For the media

Is it safe to use a nursing pillow?

By The Health News Team | November 8, 2023
Mother holding her baby on a nursing pillow

It’s one of the top gifts to give expecting parents, but when not used correctly, a nursing pillow can be one of the most dangerous. This is according to a recent warning from the Consumer Product Safety Commission (CPSC), which reports nearly 1,000 infants suffocate in their sleep each year in the U.S., and pillow-like infant products, including nursing pillows, are under investigation for some of these deaths.

A nursing pillow is a C-shaped foam or inflatable cushion that wraps around a nursing parent’s torso. The baby comfortably rests on the pillow to easily breastfeed without straining the parent’s neck, back or arm muscles.

“CPSC has identified deaths possibly associated with pillow-like products,” the warning reads. “The initial assessment of incidents shows deaths when children are left on or near pillows, and the child rolls over, rolls off or falls asleep.”

Sharing the safe-sleep message

Alexis Lopez, MSN, manager of the Neonatal Intensive Care Unit (NICU) at Sharp Mary Birch Hospital for Women & Newborns, shares this is among the many reasons she and her colleagues discuss the importance of a safe sleeping environment with all of their patients’ guardians. Whether in the hospital’s prebirth classes, in the “going home” class, or with parents of newborns when they are discharged, safe-sleeping information is always shared.

“It is very important for babies to be placed on their back every nap and every night on a firm, flat surface with a tight-fitting sheet and nothing that could interfere with their ability to breathe,” Lopez says. “This means no pillows, blankets, stuffed animals or toys should be in their sleeping space. Even so-called ‘breathable’ bumpers can pose a safety risk.”

However, babies can be swaddled in a thin, lightweight blanket or cloth, Lopez says, but only until they are able to roll. Additionally, because cuddling a sleeping infant is one of the most calming activities there is, it’s very important to always put the baby down in a safe place if a parent or caregiver is at risk of falling asleep when holding them.

The dangers of nursing pillows

According to Lopez, infants should never sleep on any type of pillow — including a nursing pillow — or in a car seat, bouncer or infant swing. “We recommend only using these devices according to manufactures’ instructions and always to transfer the infant to a safe sleeping space,” she says.

The manufacturer of a popular nursing pillow clearly states on the product’s packaging and website that improper use of the nursing pillow could result in serious injury or death. The nursing pillow, the warning also reads, is not for use on a bed, either with the baby alone or with a caregiver who may fall asleep while feeding the baby.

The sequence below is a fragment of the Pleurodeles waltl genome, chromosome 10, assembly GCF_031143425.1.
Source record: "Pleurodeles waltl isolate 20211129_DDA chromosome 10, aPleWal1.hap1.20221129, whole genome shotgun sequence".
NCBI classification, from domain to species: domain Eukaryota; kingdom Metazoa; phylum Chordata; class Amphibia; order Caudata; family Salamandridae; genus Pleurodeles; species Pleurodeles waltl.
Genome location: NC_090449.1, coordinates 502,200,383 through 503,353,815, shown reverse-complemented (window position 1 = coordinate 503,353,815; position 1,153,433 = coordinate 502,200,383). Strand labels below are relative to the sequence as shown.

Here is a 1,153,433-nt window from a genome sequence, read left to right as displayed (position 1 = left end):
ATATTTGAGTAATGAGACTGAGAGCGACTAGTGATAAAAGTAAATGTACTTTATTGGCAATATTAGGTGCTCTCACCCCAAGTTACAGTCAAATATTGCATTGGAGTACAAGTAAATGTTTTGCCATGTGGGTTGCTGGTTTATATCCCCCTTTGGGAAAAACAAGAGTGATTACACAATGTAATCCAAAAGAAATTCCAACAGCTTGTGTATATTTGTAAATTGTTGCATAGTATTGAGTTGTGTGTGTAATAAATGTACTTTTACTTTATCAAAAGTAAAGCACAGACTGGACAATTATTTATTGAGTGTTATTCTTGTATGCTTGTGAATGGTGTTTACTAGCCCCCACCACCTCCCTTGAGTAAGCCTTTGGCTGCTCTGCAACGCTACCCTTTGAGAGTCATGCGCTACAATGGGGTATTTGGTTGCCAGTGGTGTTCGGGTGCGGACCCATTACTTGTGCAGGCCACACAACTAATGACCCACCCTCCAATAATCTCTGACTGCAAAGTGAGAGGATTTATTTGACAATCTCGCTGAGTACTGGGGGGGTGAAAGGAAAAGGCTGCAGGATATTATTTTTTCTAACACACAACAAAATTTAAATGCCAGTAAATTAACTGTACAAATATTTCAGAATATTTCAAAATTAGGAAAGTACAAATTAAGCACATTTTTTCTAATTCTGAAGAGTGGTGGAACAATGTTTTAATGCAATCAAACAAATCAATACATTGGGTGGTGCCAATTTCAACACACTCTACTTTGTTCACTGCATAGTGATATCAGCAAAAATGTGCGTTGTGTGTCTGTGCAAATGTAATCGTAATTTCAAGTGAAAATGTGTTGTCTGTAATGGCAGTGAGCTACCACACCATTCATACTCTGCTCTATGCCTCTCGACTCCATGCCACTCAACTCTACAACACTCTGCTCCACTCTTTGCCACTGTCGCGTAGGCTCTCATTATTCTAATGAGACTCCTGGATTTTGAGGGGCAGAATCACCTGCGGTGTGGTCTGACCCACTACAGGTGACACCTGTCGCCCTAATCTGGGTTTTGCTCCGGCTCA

The company shares the following additional safe-use guidelines for the nursing pillow:

  • Never leave baby unattended.

  • Adult supervision is required.

  • Never allow baby to sleep on the product.

  • Do not allow baby to lie facedown on the product.

  • Do not use in a crib, bassinet, playpen or play yard, or near an area where a baby may sleep.

  • Always keep baby’s airway open.

  • Do not place on an elevated surface for any use other than when supporting baby on the lap.

On the road or with a caregiver

But what if your baby falls asleep somewhere other than their crib, like when in a car seat, which happens often due to the lulling sounds and vibrations of a car’s movement? Lopez says it’s vital to keep your eye on your infant — using caution when driving — and transfer them to a safe sleeping spot as soon as possible. “If their chin falls to their chest, it can close off their airway and make it difficult for them to breathe safely,” she explains.

And if a caregiver or grandparent is watching your infant for you, it’s vital to share the latest safe-sleep practices with them in advance. Sleep recommendations have changed over the years, Lopez says, so it may be different than what they did when you were an infant.

“The most important message to share is to always put the baby down in a safe place,” Lopez says. “It might be hard to skip the pretty bedding or convenience of available products, but it’s never worth the risk this could pose on your infant’s safe sleep!”

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Alexis Lopez


Alexis Lopez, MSN, is the manager of the Neonatal Intensive Care Unit (NICU) at Sharp Mary Birch Hospital for Women & Newborns.

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